If you want your child to pursue Jesus, then you must pursue Jesus.

If you want your child to love and value the people of God, the church, then you must model that love and commitment. 

If you want your child to love and respect their mom or dad, then you should model loving your spouse. 

If you want your child to be a helper and servant, then model sacrifice and servanthood.

What are you modeling to your children that you love and live for?

Your actions teach your children far more than your words.  One of my great sorrows in life is when I see my sin reflected in my children. I never intentionally said to follow my sin, but they caught what I modeled, positive and negative.

 

Bottom line – the best things you can do for your children as a parent are …

  • Love Jesus and pursue spiritual growth among the people of God, the church.

  • Love your spouse and model forgiveness and sacrifice in daily life.

This is assuming you are not a single parent.  If you are divorced, then how you treat your ex can model the Gospel in powerful ways.

 

I will pray for you and I hope you will pray for me that we will increasingly parent not by fear but by faith in the power and presence of God as we actively pursue Him.

There are countless good books out there and some bad ones.  Here are two books and some audios that if you synthesize them, will give you a solid biblical foundation for parenting.

 

Parenting by Faith not by Formula by Julie Lowe

Shepherding A Child’s Heart by Tedd Tripp

Big Picture Parenting or Just Good enough Parenting by John Cox

Rookie Mistake on Proverbs 3 & the Rest of the Story

By: Dan Seale

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Sunday morning as I was preaching at the 8:30 am service, I realized I made a rookie mistake.  I had too much material. So, while I was preaching my mind was also considering what changes I needed to make which impacted both the content and the delivery of the sermon.  Thankfully, I know God uses His Word by His Spirit no matter what, so while frustrated, I was not too discouraged.  That has not always been the case.  It can be very difficult to wrestle with feeling that you not only failed your people but that you also failed God in handling a passage of Scripture.  I had one pastor friend who would just disappear into the basement of the church after he preached a bad sermon.  By God’s grace, the Lord has taught me to be resilient after many perceived failures and trust Him more.  However, I used the time between the two services to reorganize and adjust my sermon for the 11 am service.  I also texted a few people to pray for my rewrites, for my heart and for the second service. I think my second sermon was greatly improved in organization and delivery, but again, the effectiveness of the sermon is ultimately up to the Lord not me.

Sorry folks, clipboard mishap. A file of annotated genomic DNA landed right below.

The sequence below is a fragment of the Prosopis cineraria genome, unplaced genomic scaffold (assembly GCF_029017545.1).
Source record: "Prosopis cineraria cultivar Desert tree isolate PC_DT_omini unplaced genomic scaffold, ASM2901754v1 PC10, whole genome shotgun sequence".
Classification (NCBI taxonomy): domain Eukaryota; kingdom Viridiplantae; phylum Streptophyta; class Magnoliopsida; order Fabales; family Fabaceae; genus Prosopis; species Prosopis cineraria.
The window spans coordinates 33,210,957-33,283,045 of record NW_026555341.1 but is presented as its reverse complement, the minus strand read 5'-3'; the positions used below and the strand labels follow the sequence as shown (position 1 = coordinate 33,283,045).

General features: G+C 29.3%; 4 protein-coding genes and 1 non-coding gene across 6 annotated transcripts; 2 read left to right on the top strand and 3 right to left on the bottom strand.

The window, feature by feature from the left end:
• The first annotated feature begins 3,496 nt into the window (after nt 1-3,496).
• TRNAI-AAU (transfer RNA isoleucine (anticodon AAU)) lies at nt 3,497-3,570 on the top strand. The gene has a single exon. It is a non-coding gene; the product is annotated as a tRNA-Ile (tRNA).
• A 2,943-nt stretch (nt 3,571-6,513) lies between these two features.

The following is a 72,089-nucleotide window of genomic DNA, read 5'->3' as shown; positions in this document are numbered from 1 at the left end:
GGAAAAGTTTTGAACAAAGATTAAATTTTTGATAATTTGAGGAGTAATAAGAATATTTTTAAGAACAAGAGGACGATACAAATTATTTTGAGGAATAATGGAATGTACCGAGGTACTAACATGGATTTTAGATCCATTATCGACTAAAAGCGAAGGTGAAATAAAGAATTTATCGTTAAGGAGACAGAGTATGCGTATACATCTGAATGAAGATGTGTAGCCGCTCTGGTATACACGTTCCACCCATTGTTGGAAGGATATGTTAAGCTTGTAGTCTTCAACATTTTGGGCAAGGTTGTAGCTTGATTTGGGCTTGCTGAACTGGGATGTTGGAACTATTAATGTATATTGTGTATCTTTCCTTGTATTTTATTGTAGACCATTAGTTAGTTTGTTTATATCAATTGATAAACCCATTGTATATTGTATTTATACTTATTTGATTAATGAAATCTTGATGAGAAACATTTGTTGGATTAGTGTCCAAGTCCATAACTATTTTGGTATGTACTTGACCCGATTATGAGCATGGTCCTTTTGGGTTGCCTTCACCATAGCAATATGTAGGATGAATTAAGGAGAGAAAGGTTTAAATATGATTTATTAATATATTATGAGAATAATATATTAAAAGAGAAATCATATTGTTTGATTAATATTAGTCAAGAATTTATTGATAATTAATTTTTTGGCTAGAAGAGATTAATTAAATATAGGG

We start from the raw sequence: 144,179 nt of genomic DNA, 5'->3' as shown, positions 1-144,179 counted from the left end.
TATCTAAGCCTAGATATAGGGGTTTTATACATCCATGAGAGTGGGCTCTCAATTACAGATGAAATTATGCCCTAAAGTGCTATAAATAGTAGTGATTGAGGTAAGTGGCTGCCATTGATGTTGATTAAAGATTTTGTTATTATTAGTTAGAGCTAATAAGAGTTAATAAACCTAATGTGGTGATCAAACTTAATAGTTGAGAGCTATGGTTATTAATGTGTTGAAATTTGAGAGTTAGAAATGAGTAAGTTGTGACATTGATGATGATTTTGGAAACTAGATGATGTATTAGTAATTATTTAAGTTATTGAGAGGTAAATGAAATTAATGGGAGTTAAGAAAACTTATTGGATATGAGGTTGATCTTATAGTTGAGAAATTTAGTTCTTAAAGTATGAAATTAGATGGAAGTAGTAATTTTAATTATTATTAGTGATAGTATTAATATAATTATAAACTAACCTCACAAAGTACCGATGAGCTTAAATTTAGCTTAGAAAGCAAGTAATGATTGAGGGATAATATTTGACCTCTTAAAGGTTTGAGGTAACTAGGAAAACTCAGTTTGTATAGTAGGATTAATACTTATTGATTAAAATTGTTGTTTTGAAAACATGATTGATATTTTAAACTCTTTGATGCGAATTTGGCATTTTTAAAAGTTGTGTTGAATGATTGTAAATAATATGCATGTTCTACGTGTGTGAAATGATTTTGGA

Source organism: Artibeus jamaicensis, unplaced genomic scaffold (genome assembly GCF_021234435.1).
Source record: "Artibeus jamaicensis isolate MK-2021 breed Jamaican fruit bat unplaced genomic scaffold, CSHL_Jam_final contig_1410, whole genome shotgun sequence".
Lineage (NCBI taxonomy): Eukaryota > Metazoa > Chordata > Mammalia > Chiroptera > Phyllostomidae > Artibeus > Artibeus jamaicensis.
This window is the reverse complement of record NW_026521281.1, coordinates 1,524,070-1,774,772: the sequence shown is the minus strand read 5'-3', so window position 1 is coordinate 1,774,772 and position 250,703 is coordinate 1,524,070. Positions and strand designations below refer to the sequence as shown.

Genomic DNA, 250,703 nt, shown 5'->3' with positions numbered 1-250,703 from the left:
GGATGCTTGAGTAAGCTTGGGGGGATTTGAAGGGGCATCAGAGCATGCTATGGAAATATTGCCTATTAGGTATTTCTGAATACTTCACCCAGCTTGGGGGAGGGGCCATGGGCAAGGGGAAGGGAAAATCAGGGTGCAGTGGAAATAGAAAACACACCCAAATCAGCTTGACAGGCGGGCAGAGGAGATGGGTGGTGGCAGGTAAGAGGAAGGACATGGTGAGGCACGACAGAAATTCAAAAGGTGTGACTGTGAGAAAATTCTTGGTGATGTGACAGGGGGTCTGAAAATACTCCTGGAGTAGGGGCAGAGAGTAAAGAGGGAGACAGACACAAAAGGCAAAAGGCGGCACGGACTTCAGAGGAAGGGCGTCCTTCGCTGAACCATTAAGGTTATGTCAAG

So why share that experience?  For the small number of people who heard both sermons, it will explain the changes I made – assuming anyone but me noticed.    Also, we all fall short of our own and others’ expectations at times in our work; and how we deal with that can help us or hurt us.  We need to learn to be resilient and lean into the Lord in our failures and be humble and grateful for any wins we experience. 

 

And here is the rest of the story of Proverbs 3 that never made it to either sermon.

 

First, a quick review.  In verses 1-12 we saw that if we want to experience life to its fullest, we must trust the Lord, with our whole heart and our whole life.

 

These  poetic couplets of commands for us followed by the benefits of wisdom lay out for us a compelling call to pursue wisdom and obey God’s commands.

 

v. 1 - Keep my commandments                                 v. 2 - Life & peace (shalom)

v. 3 - Don’t let go of steadfast love and faithfulness           v. 4 – Favor & success before God & people

v. 5 - Trust the Lord                                                   v. 6 - straight paths – get you to your goal

v. 7 -Fear the Lord                                                      v. 8 - healing and refreshment

v. 9 - Honor the Lord                                                 v. 10 - more wealth to use for Him